Thanks for the pointer!

BTW: Why do you like KDE better? I’m hoping that if people just list features they like, we can keep this out of GD or the Pit or IMHO (given the factual questions also asked)


Creating files Gnome and KDE both have good editors that you don’t have to use cryptic commands to use like VI and EMACS. Look on the menus. VI is just a pain in the ass now that we have a GUI enviornment.

I like KDE because I have compiled it (rather one of my coworkers compiled it) for solaris (SUN unix). I use it at work so it is what I am used to.

I will say this again. Run Bastille for your firewall if you don’t know how to open and close files. You don’t want to figure out how to write a firewall ruleset. It does a good job it is recomended by people with better linux knowledge than my self.

There are about 100 million better places to ask linux questions than Straight Dope. Read the HOWTOs in the previous links they will like to other things.

And welcome to linux. Rember it is free only to the degree that your time is free.

      • I noticed this just reading the first UNIX reference book I bought. You get to set the admin password, because, um, surprise!
  • I bought Mandrake but haven’t gotten around to installing it yet. — Can I ask, aside from learning to get around in a UNIX system or needing to network with another one, what are desktop UNIX OS’s good for? The instructions in mine say USB support is spotty, and half the toys I have connected to my computer are going through USB hubs. I have heard that there is some vast quantity of free software to be had from the net, but my limited experience with free software is that it does a few things okay, and most others poorly or (usually) not at all. Security for multiple users? Multiple processor support?

Hey, my first post!


…And welcome to linux. Rember it is free only to the degree that your time is free. - gazpacho

Wow, MC, that quote is really on target.

Some comments:

#1 Others have talked about text editors. IMHO, vi is simple and easy once you get the hang of a few commands. You can learn about five to do just about everything you need to get by.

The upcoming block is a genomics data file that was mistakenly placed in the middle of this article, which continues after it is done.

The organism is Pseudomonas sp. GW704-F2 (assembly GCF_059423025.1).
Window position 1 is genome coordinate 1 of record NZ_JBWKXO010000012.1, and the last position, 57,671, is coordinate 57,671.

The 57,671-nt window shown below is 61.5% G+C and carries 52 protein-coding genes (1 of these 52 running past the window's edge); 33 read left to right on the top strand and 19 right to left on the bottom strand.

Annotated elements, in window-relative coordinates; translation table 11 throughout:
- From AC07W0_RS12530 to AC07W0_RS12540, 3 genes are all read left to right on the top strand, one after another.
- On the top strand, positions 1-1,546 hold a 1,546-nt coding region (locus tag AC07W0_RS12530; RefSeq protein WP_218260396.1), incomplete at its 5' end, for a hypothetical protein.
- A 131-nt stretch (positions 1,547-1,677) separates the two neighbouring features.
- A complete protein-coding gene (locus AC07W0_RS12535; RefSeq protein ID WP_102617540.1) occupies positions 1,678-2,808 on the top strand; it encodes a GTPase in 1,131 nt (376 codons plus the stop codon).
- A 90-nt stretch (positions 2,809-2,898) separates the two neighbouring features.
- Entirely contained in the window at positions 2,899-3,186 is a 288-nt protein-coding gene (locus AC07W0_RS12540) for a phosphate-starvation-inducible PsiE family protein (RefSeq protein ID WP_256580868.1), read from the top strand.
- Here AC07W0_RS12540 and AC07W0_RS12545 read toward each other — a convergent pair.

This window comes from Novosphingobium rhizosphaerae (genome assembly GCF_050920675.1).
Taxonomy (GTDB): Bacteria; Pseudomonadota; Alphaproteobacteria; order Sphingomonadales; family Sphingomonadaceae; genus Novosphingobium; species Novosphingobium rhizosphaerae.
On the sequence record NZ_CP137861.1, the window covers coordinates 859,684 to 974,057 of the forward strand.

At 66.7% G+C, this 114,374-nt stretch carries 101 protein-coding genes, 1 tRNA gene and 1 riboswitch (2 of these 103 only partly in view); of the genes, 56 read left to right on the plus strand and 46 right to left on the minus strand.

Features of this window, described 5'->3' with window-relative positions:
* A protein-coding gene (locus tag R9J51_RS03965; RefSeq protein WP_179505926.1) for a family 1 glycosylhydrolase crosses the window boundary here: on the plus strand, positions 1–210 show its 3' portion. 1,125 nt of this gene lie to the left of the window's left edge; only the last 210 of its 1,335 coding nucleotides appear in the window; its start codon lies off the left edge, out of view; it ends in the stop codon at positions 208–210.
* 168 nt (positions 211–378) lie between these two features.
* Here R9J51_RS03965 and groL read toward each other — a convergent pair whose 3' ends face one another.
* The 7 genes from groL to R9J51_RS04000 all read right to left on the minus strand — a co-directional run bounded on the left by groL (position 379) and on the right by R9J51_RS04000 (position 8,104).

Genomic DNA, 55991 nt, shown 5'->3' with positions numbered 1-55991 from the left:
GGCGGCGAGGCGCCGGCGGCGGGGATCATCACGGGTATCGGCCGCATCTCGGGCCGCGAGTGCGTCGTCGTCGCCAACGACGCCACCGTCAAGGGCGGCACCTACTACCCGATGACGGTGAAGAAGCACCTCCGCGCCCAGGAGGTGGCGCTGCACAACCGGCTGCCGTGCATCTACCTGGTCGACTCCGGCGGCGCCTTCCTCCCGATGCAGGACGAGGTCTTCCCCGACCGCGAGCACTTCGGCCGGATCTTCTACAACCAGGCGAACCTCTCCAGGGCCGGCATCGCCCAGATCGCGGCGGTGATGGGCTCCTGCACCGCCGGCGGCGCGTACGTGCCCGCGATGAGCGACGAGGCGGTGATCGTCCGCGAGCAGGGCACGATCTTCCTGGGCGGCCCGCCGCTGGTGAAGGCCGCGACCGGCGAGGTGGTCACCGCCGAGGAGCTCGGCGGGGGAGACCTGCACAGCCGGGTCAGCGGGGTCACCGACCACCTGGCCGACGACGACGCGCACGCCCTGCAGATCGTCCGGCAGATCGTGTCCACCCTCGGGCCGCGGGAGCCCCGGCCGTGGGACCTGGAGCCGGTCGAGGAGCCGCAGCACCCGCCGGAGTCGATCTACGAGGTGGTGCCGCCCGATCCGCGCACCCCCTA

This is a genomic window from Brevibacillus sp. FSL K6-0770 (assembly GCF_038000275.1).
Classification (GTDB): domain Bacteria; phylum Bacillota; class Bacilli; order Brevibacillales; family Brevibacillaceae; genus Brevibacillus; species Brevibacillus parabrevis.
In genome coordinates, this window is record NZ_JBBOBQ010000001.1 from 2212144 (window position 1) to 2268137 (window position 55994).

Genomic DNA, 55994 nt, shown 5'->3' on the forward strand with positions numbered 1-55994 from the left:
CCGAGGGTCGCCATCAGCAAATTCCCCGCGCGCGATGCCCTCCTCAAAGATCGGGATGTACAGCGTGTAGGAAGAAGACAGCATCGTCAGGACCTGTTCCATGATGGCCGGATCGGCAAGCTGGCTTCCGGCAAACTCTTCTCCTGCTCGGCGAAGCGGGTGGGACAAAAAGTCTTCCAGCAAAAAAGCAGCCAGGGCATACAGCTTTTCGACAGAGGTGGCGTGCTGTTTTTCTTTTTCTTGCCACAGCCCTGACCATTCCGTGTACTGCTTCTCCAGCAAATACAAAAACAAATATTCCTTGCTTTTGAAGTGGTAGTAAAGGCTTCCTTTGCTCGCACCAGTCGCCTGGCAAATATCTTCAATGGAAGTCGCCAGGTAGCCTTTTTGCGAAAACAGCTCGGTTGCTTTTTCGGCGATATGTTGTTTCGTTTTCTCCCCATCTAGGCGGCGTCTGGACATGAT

To make a script, just make a textfile starting with:


Type in your commands kinda like a batch file. Put lots of comments in (#=comment). Save the file (vi - esc,:,wq) and chmod it to executable (-700 I think).

There are some pretty fascistic ipchains and firewall rulesets out there. You’ll need a sturdy one if you are going to be connected 24x7 and/or have a static IP address. If you have a dynamically assigned IP for when you are dialed in, this is probably less important. Don’t forget to close off all those unnecessary ports! Have somebody portscan you to see what you have open.

#2 TIN is, well, horrible IMO. Clunky, old, arcane. I think that those that use it are the folks that like to brag that they can use it. TIN does have the advantage of being completely configurable. I like Gravity on a windows platform. Maybe it’ll run under wine, I don’t know.

#4 I like Gnome, but I’m hardly ever in it. I do shells almost exclusively.

#5 Any O’Rielly book. There is also Unix for System Administrators by an author I forget that was quite good.

Remember, man <name of command> is your friend.

MC asked “what is a desktop unix box good for”?

Well, for the enthusiast, it allows you to get up close and personal with your OS, learn about how your computer works, how the internet works, and how OS’s and applications in general work. I agree, however, that Linux and the other freebie OS’s and apps are not ready for primetime. There is just too much going on for the typical secretary or management person to have to deal with. If they have to call the departmental sysadmin every time something goes wrong, it will really eat into their productivity. Judging by the strides made in RH Linux, for example, in a few more years, this may no longer be true.


I had meant to post this before the thread dropped but forgot.

IMO, one of the best online resources for Linux newbies is They have a large, active, and friendly message board, and among other things, “newbieized help files”, which are essentially HOWTO’s and tutorials written in plain English.

This site has saved me tons of frustration.

Also, check out

They have the Firewall HOWTO if you really want to do it yourself.